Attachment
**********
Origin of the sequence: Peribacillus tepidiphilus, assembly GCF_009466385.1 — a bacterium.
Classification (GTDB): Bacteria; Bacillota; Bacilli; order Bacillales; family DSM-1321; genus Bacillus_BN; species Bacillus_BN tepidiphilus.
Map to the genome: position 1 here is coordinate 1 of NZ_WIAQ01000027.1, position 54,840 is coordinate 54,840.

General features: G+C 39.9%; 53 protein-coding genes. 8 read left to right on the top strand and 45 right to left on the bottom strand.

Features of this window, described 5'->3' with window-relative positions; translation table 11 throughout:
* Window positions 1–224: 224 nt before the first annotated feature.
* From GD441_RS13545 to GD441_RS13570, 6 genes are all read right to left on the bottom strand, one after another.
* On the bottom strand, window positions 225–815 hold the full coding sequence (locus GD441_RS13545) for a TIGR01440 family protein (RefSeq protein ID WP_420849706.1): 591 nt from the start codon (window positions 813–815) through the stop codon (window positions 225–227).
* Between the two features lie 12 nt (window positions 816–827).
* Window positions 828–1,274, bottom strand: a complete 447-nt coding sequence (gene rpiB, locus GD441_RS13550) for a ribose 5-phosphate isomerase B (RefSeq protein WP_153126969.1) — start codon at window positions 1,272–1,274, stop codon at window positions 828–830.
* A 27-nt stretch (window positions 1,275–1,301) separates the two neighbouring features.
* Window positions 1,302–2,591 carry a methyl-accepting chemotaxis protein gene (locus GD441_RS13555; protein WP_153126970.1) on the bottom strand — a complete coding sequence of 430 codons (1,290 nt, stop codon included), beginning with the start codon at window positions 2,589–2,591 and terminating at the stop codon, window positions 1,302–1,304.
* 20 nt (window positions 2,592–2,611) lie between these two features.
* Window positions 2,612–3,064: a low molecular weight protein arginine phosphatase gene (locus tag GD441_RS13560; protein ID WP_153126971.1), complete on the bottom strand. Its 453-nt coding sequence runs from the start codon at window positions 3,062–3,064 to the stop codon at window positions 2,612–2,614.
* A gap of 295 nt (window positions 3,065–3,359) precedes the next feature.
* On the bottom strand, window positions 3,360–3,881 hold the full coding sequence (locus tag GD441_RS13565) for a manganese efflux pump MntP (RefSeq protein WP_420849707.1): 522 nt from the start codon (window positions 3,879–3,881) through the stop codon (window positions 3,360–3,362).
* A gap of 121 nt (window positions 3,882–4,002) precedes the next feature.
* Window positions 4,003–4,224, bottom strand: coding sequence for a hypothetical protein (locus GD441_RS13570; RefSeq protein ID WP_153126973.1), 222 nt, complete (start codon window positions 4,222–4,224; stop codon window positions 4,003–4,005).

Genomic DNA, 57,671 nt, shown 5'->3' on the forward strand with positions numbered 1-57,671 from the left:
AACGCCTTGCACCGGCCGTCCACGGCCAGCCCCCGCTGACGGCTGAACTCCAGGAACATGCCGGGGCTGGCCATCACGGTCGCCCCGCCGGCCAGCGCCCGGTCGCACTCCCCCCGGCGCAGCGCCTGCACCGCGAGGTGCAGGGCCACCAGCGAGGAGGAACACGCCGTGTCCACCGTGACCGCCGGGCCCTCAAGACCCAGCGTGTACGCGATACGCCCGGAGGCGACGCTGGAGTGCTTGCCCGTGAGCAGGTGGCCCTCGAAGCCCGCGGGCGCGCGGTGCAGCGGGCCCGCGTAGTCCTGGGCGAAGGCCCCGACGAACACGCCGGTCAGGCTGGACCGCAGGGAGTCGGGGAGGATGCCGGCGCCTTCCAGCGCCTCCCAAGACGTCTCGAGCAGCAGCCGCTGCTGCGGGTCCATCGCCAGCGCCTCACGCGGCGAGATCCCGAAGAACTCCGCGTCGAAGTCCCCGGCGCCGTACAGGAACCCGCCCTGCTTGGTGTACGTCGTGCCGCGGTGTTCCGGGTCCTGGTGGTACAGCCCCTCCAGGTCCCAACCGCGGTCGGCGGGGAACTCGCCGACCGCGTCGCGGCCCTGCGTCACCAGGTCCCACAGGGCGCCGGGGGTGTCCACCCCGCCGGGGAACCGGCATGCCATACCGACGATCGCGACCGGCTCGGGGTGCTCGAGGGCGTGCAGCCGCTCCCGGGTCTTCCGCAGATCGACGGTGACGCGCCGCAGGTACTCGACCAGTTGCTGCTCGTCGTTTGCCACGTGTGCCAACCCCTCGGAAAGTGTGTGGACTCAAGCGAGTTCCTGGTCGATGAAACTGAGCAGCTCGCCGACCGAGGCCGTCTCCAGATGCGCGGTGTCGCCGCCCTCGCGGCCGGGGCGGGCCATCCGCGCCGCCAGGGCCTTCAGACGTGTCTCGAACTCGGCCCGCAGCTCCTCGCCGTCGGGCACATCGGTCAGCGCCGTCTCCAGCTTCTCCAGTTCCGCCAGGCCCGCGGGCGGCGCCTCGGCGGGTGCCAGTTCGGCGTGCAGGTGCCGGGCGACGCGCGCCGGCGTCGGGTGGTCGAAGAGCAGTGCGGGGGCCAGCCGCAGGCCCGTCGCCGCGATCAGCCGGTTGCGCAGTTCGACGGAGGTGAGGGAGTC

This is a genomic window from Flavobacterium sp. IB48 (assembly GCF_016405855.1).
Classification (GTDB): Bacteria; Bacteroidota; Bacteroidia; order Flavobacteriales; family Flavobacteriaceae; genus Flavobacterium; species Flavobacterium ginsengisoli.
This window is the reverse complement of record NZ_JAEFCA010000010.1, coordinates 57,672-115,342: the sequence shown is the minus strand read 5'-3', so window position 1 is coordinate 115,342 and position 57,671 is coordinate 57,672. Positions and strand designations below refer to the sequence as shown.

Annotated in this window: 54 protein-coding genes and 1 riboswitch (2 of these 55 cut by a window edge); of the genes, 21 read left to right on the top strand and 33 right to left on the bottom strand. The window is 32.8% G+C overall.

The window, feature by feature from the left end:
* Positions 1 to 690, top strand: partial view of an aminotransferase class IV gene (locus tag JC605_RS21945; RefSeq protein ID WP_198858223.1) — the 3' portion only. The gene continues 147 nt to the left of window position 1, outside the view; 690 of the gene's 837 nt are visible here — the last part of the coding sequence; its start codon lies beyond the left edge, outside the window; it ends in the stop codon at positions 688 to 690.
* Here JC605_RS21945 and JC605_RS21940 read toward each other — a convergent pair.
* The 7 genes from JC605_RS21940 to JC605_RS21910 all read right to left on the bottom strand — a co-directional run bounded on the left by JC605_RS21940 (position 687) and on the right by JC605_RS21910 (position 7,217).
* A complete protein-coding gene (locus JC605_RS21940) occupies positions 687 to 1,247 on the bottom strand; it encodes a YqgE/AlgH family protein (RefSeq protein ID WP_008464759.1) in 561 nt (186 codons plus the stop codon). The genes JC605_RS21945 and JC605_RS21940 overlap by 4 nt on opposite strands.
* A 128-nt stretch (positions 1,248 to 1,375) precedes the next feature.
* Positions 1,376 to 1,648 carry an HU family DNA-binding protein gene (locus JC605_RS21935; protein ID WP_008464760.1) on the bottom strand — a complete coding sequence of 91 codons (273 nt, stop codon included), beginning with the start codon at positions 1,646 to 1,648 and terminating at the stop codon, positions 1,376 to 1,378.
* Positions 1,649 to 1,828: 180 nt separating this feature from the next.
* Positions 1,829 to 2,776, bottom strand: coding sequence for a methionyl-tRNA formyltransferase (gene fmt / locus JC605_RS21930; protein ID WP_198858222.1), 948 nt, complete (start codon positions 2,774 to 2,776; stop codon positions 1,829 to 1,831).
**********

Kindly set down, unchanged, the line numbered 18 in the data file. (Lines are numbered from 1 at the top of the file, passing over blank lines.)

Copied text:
* Window positions 4,003–4,224, bottom strand: coding sequence for a hypothetical protein (locus GD441_RS13570; RefSeq protein ID WP_153126973.1), 222 nt, complete (start codon window positions 4,222–4,224; stop codon window positions 4,003–4,005).